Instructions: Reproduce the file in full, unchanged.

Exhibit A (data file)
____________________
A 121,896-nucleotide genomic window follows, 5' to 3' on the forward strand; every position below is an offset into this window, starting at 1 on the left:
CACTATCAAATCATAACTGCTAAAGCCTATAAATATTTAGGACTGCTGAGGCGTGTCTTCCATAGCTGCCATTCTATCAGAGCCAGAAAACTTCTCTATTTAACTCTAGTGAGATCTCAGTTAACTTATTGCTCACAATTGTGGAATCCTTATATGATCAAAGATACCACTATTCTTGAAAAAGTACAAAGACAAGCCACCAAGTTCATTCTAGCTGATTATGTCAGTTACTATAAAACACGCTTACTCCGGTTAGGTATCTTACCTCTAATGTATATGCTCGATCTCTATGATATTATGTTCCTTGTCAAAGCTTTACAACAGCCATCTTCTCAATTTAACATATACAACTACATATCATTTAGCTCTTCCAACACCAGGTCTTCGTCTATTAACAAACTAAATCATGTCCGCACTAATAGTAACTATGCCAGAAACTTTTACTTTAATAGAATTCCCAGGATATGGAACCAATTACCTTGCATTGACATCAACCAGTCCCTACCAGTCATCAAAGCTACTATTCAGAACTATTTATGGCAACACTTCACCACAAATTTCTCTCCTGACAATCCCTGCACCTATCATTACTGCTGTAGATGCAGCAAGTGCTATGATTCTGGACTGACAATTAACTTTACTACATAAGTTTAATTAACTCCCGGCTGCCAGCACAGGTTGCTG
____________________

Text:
A 121,896-nucleotide genomic window follows, 5' to 3' on the forward strand; every position below is an offset into this window, starting at 1 on the left:
CACTATCAAATCATAACTGCTAAAGCCTATAAATATTTAGGACTGCTGAGGCGTGTCTTCCATAGCTGCCATTCTATCAGAGCCAGAAAACTTCTCTATTTAACTCTAGTGAGATCTCAGTTAACTTATTGCTCACAATTGTGGAATCCTTATATGATCAAAGATACCACTATTCTTGAAAAAGTACAAAGACAAGCCACCAAGTTCATTCTAGCTGATTATGTCAGTTACTATAAAACACGCTTACTCCGGTTAGGTATCTTACCTCTAATGTATATGCTCGATCTCTATGATATTATGTTCCTTGTCAAAGCTTTACAACAGCCATCTTCTCAATTTAACATATACAACTACATATCATTTAGCTCTTCCAACACCAGGTCTTCGTCTATTAACAAACTAAATCATGTCCGCACTAATAGTAACTATGCCAGAAACTTTTACTTTAATAGAATTCCCAGGATATGGAACCAATTACCTTGCATTGACATCAACCAGTCCCTACCAGTCATCAAAGCTACTATTCAGAACTATTTATGGCAACACTTCACCACAAATTTCTCTCCTGACAATCCCTGCACCTATCATTACTGCTGTAGATGCAGCAAGTGCTATGATTCTGGACTGACAATTAACTTTACTACATAAGTTTAATTAACTCCCGGCTGCCAGCACAGGTTGCTG